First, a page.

Sunday, 24 April 2016

Reluctant Teacher

 BellaCrafts is a lovely craft shop near Eastleigh and Hedge End in Hampshire.  They recently invited me come and give a talk about my knitting experiences and to host a work shop which introduced the basics of fairisle and stranded knitting.  I have to admit to being rather reluctant and nervous to begin with.  I wasn't sure if I was really qualified to instruct this kind of thing, but I thought I'd give it a go.
 In preparation for the workshop, I wanted to design a few projects that attendees to could make on the day or complete at home.  I didn't realise what a task this would be as it's difficult to gauge who might attend such a workshop and what their skill levels/previous knowledge might be.   
I started with a simple beanie shape and got my graph paper out to design several motifs that could be used around the hat.  Then, I adapted the pattern for two smaller, quicker projects: a hairband and a wristband.  The biggest challenge was to put my design to paper and write a pattern that was both intelligible and informative yet concise.  I'm not schooled on the finer points of pattern writing, so I got a few friends to have a go at knitting from my pattern and theirs seemed to come out ok.  Also, they gave me some helpful tips for the future.

The two motif designs I took to the BellaCrafts workshop were a fish pattern (Bella Pesci) and one of rabbits (Wunny Babbits). The fish design came about because the craft shop is situated next to a tropical fish store which had gorgeous Koi carp swimming in a pond outside.

Here's a couple of pics of finished work by two of the ladies who came along.  They took away my pattern and completed two Wunny Babbit hats in their own colours and adding their own twists to the design.  I think you'll agree, they did a great job.

Wunny Babbit pics from BellaCrafts facebook page - check them out!

Star Flowers

 A little while ago, out of the blue, I received a phone call from a woman called Jasmine.  When she said, "this may seem strange, but I have a knitting related question for you", my immediate assumption was that she had seen a poster for the craft group I host and was wanting to find out more.  But it turned out she was phoning on behalf of a craft shop near Eastleigh (Hampshire) and was wondering if I would like to come to their craft festival and give a talk about my experiences on Kirstie Allsopp's Handmade Christmas shows.  Jasmine's ears had pricked up when she heard that I live in Portsmouth.  Rather disturbingly, it was apparently quite easy to track me down.  It seems, no-one is a private citizen anymore with Google.  But then, if you put yourself forward for a tv show, one can hardly complain.  Anyway, I digress...  where was I going with this little tale?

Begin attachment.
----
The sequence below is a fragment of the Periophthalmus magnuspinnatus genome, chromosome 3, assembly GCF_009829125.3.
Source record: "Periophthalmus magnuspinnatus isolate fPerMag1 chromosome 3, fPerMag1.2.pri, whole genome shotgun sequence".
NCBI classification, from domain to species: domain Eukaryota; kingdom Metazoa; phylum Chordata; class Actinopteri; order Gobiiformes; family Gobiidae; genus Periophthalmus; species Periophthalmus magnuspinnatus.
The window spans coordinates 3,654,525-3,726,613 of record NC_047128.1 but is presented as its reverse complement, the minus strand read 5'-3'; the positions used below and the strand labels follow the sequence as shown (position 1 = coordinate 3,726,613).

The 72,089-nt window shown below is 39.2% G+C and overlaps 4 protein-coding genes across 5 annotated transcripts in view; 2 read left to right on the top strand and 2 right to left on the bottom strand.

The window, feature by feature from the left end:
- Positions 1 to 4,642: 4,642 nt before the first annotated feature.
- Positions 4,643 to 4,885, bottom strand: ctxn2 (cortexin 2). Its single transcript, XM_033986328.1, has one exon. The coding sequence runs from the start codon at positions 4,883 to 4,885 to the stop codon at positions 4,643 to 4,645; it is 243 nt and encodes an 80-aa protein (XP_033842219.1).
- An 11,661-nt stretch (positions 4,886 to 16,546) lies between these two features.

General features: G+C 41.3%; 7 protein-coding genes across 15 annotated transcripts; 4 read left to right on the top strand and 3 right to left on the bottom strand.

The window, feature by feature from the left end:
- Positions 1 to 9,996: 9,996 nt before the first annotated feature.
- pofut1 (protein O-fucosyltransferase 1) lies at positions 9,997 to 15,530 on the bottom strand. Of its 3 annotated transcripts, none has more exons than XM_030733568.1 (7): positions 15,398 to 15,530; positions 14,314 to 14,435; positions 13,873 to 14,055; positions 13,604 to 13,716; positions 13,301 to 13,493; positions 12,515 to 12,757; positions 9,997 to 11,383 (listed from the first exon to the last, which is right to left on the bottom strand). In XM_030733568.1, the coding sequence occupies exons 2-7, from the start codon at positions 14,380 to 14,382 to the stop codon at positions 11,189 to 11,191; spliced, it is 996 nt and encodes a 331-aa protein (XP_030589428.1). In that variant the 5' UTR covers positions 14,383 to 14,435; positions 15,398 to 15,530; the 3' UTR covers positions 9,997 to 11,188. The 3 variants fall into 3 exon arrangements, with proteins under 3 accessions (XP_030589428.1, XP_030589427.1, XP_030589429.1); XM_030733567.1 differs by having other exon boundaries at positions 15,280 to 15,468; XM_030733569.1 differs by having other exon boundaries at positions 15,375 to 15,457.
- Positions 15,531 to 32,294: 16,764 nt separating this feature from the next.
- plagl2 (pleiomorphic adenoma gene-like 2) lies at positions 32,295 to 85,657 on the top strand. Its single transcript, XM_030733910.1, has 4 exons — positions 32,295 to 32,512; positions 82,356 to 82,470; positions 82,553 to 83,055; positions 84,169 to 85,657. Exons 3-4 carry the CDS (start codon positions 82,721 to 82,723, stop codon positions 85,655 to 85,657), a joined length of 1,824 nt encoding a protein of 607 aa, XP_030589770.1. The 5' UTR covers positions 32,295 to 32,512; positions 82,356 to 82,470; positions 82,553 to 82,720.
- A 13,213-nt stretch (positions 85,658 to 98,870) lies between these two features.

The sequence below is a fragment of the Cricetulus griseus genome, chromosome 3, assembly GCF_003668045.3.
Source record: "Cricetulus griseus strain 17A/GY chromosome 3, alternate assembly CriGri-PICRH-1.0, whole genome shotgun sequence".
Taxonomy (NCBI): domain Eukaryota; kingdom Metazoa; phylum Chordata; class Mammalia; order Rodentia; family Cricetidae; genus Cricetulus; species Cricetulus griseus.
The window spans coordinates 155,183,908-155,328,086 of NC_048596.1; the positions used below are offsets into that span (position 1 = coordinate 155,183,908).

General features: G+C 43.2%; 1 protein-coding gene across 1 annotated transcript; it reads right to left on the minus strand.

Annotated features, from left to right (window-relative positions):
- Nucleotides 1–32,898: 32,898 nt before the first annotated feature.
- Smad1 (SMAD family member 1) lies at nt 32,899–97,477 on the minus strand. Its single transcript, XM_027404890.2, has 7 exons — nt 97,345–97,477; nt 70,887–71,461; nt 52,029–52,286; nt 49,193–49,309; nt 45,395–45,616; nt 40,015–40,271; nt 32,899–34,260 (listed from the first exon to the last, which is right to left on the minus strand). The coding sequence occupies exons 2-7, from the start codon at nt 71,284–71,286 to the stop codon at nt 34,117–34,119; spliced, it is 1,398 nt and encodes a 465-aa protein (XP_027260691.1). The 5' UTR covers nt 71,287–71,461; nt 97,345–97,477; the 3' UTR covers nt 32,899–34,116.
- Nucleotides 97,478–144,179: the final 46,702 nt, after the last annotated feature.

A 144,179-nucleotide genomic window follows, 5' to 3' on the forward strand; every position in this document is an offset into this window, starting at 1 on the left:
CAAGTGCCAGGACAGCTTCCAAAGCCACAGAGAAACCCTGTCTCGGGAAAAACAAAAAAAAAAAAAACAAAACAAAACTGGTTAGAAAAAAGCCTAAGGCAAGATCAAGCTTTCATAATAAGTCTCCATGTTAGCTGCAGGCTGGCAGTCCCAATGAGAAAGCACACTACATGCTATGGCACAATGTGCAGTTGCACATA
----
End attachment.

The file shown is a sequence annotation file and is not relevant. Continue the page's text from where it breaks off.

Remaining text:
Oh yes.

I shall give you more details about my craft festival experience in another blog post, but what I wanted to tell you about was that while there, I bought several balls of yarn by West Yorkshire Spinners.  They have produced a really rather gorgeous DK yarn range called Illustrious which is spun using a mix of British Alpaca and Falkland (Islands) wool.  Another company to produce a similar product is Blacker yarns, but I haven't yet sampled their product.
The Illustrious yarn comes in a range of 13 colours, plain and variegated.  I bought: Mulberry, sea glass, old lace, highland.   I took a deep intake of breath at the price as it's not cheap for a 'mass' produced yarn, but the balls come in 100g weight so you get a reasonable amount for your money, comparable to others of this class like Rowan.  I suspect they would do well to offer the range in 50g balls to for those who don't want to invest so much on their first try of the range but nevertheless, I took the plunge.  My problem, which is familiar to many knitters/crocheters is that I often buy yarn without a project in mind.  So, it was by chance rather than design that I cast on (is that the correct term for crochet too?????) a blanket.  I know Americans use the term Afghans but I'm not quite sure why, perhaps someone can tell me.

 My first crochet project after being shown the basics at my craft group last summer, was a basic granny square blanket that has got bigger and bigger.  It's been an excellent project because it has helped me use up lots of single skeins of yarn that I bought on a whim (and without specific projects in mind).  But, it must be one of the most expensive projects I've ever done as most skeins were bought at fares like Unwind and Unravel from independent producers selling skeins at around £15 a go.  All in, it must have cost several hundred pounds so far, but it will become an 'heirloom' piece - not because of the time/effort/complexity involved, but because of it's intrinsic value!

I'd wanted to try hexagons for a while, but there are so many variations out there, I thought I'd have a go at designing my own.  Nothing is really 'new' in design, so I wouldn't be surprised if someone came along and said, "that's my design", but here is my version of hexagons.  Of course, if they said, "that's my design", I would probably be a little suspicious for exactly the reason mentioned above, nothing IS new in design.  So much of what I see on Ravelry, Pinterest and even designers sites can hardly be called revolutionary or new.  They all use the same fundamental stitches (knit and purl for knitting, chains/doubles/trebles etc for crochet).  They also all come from a wider cultural background which drawers influence from previous generations.  You can, of course, create you own combinations of stitches and shapes which may be 'new', but with all the thousands of patterns available, there is the inevitable convergence of ideas.  In my opinion, the only true innovations come with new technology and materials.  All that being said, some of the best ideas, are the tried and tested ones :-)